TL Member Skippy Weinstein Advances Novel Legal Theory in Texting Case

RESTON, VA, May 29 (TLC News) — Morristown, N.J., trial lawyer Skippy Weinstein, inducted in 2003 into The Ten Leaders of Civil Trial Law of Northern New Jersey, this month drew headlines for advancing the novel position that a person texting a driver faced liability when the driver crashed and injured others.

A New Jersey judge Friday dismissed the claim against the texter, but not before Weinstein gained some acclaim for his novel legal reasoning, and for highlighting the dangers of receiving and sending cell-phone texts while driving.

Weinstein, representing a Morris County couple who sustained devastating injuries in a 2009 car collision with a young driver, issued a statement Friday: “Even though the case … has been dismissed, they are comforted by the thought that by bringing the case, it has accomplished the goal of making people think before they text, whether while driving or to someone who is driving. Perhaps it may prevent another tragic accident from occurring.”

According to MSNBC, Morris County Superior Court Judge David Rand said the sender of the text, Shannon Colonna, had no way to know when the driver, Kyle Best, would read the text, and therefore had no responsibility for a horrific 2009 accident in which Best was found at fault.  Weinstein’s clients, David and Linda Kubert, who were on a motorcyle struck by Best, suffered devastating injuries in the crash; David Kubert had his left leg amputated.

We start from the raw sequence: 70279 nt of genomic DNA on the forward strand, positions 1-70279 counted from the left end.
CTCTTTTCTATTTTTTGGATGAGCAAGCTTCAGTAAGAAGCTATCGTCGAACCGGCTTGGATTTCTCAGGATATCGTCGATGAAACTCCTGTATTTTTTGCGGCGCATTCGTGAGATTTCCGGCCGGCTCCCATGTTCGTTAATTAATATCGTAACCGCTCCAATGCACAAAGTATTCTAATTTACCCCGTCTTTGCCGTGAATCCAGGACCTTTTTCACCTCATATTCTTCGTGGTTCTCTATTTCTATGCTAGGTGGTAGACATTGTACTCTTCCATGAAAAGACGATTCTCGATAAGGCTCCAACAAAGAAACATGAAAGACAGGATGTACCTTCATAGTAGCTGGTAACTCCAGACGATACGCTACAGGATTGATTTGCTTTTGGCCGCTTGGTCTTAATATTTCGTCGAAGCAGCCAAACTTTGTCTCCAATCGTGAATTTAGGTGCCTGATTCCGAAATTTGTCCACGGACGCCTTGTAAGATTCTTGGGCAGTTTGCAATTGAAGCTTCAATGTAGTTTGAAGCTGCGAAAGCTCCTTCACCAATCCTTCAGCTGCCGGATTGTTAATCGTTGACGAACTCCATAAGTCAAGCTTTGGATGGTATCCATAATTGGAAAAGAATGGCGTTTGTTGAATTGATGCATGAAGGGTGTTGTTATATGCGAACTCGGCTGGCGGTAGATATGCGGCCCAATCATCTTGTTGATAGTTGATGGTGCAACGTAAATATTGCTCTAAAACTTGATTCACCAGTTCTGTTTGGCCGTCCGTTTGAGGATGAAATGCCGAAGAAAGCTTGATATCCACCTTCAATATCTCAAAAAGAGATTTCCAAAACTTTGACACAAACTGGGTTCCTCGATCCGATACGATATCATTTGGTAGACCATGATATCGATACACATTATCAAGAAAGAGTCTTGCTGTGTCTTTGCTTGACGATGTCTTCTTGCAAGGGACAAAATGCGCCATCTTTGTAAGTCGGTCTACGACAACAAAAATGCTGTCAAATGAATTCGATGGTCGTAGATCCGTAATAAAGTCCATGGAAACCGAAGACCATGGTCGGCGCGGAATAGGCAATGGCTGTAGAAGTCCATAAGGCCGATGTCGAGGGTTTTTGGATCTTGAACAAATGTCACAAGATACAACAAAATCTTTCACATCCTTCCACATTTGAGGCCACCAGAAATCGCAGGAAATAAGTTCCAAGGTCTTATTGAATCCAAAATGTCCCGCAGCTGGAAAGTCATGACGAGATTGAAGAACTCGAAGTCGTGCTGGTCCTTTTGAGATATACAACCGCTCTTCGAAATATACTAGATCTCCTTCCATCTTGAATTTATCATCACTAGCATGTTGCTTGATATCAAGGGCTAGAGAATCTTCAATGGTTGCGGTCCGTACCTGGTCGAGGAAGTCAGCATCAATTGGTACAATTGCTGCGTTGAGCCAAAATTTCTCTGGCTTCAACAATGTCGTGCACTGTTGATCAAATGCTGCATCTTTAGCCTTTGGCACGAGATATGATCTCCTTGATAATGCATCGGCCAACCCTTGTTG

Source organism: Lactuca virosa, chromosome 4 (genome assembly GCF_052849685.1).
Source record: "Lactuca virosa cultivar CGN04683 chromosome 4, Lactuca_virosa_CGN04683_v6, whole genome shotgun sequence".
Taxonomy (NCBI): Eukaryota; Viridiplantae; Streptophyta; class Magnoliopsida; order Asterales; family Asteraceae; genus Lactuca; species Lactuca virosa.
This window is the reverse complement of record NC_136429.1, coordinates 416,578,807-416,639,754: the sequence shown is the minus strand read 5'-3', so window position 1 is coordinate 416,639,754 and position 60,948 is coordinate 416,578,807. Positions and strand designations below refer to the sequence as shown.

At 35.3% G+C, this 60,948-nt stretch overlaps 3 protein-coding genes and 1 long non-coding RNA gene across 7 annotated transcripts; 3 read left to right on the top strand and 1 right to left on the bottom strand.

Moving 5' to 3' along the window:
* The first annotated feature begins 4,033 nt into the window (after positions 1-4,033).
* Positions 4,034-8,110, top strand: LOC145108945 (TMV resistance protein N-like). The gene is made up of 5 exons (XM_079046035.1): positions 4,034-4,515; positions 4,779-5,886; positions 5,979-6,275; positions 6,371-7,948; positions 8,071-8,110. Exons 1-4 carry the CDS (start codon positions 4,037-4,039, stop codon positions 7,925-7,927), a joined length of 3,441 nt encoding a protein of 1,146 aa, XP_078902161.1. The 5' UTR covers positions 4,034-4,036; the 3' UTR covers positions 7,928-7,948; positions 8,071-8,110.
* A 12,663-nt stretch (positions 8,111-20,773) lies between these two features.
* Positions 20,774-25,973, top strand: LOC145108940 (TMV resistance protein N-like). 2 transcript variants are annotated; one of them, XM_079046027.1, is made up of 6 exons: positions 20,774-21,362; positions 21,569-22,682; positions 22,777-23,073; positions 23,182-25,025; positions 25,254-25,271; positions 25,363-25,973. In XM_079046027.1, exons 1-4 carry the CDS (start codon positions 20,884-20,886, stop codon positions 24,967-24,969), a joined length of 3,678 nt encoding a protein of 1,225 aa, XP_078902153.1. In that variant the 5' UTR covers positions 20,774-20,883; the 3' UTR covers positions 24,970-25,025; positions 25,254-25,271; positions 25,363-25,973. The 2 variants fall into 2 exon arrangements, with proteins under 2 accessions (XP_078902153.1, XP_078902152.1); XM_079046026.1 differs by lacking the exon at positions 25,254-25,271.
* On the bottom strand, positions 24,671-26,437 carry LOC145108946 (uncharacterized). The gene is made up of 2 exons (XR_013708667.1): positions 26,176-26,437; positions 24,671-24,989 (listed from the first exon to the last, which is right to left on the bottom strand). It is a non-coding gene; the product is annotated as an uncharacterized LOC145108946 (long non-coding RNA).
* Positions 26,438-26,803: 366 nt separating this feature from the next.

The claim against the driver, Kyle Best, is pending.

It’s probably a good thing Weinstein’s novel “aiding and abetting” claim never got to a jury, if the 49 reader comments are any indication. Most of the reader comments on concluded that the judge exercised “common sense” by dismissing the claim against the texter.

A sampling: “A judge with common sense advocating personal responsibility? Wow. I would like to suggest the Supreme Court for him.” Bernadette Royce, New York, NY.

“Nice to see common sense win out once in a while. If this case had gone on, the door would be open to all kinds of lawsuits for any kind of ‘distractions’.” – Mark DiGiacomo, Dryden, NY.